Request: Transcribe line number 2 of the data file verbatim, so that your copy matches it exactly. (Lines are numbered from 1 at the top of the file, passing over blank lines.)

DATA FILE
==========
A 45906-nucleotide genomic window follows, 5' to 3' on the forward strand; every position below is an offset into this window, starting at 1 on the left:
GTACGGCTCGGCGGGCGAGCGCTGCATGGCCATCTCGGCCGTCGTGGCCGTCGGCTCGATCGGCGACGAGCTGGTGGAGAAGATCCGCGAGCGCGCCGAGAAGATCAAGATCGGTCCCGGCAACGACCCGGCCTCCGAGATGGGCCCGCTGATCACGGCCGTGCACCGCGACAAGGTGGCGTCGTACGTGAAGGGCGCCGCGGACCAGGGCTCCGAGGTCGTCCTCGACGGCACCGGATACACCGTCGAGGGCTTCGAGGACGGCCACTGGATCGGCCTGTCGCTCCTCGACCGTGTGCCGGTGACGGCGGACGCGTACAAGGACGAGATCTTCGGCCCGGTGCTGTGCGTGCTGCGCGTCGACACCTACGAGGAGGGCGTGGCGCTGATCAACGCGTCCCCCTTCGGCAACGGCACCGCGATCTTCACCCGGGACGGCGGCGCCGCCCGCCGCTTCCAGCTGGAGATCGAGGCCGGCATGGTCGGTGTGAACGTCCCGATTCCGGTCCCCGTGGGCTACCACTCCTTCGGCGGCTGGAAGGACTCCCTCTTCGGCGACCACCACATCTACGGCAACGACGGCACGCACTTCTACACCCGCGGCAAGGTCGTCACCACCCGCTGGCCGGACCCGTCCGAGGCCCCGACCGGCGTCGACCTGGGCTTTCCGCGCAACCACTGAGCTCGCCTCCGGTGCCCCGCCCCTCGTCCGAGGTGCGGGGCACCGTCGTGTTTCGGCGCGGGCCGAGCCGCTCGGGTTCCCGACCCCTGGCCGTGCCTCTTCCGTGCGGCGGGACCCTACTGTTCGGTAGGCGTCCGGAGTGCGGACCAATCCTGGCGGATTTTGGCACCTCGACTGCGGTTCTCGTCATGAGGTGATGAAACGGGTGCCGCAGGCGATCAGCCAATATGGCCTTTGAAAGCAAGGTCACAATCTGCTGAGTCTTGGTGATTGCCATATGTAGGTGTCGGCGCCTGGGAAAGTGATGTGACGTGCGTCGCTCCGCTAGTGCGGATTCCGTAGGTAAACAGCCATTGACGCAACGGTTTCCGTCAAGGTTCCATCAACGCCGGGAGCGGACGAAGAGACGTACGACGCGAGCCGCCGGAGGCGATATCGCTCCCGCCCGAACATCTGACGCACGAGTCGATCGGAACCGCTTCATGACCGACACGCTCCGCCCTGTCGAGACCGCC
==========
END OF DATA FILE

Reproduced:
GTACGGCTCGGCGGGCGAGCGCTGCATGGCCATCTCGGCCGTCGTGGCCGTCGGCTCGATCGGCGACGAGCTGGTGGAGAAGATCCGCGAGCGCGCCGAGAAGATCAAGATCGGTCCCGGCAACGACCCGGCCTCCGAGATGGGCCCGCTGATCACGGCCGTGCACCGCGACAAGGTGGCGTCGTACGTGAAGGGCGCCGCGGACCAGGGCTCCGAGGTCGTCCTCGACGGCACCGGATACACCGTCGAGGGCTTCGAGGACGGCCACTGGATCGGCCTGTCGCTCCTCGACCGTGTGCCGGTGACGGCGGACGCGTACAAGGACGAGATCTTCGGCCCGGTGCTGTGCGTGCTGCGCGTCGACACCTACGAGGAGGGCGTGGCGCTGATCAACGCGTCCCCCTTCGGCAACGGCACCGCGATCTTCACCCGGGACGGCGGCGCCGCCCGCCGCTTCCAGCTGGAGATCGAGGCCGGCATGGTCGGTGTGAACGTCCCGATTCCGGTCCCCGTGGGCTACCACTCCTTCGGCGGCTGGAAGGACTCCCTCTTCGGCGACCACCACATCTACGGCAACGACGGCACGCACTTCTACACCCGCGGCAAGGTCGTCACCACCCGCTGGCCGGACCCGTCCGAGGCCCCGACCGGCGTCGACCTGGGCTTTCCGCGCAACCACTGAGCTCGCCTCCGGTGCCCCGCCCCTCGTCCGAGGTGCGGGGCACCGTCGTGTTTCGGCGCGGGCCGAGCCGCTCGGGTTCCCGACCCCTGGCCGTGCCTCTTCCGTGCGGCGGGACCCTACTGTTCGGTAGGCGTCCGGAGTGCGGACCAATCCTGGCGGATTTTGGCACCTCGACTGCGGTTCTCGTCATGAGGTGATGAAACGGGTGCCGCAGGCGATCAGCCAATATGGCCTTTGAAAGCAAGGTCACAATCTGCTGAGTCTTGGTGATTGCCATATGTAGGTGTCGGCGCCTGGGAAAGTGATGTGACGTGCGTCGCTCCGCTAGTGCGGATTCCGTAGGTAAACAGCCATTGACGCAACGGTTTCCGTCAAGGTTCCATCAACGCCGGGAGCGGACGAAGAGACGTACGACGCGAGCCGCCGGAGGCGATATCGCTCCCGCCCGAACATCTGACGCACGAGTCGATCGGAACCGCTTCATGACCGACACGCTCCGCCCTGTCGAGACCGCC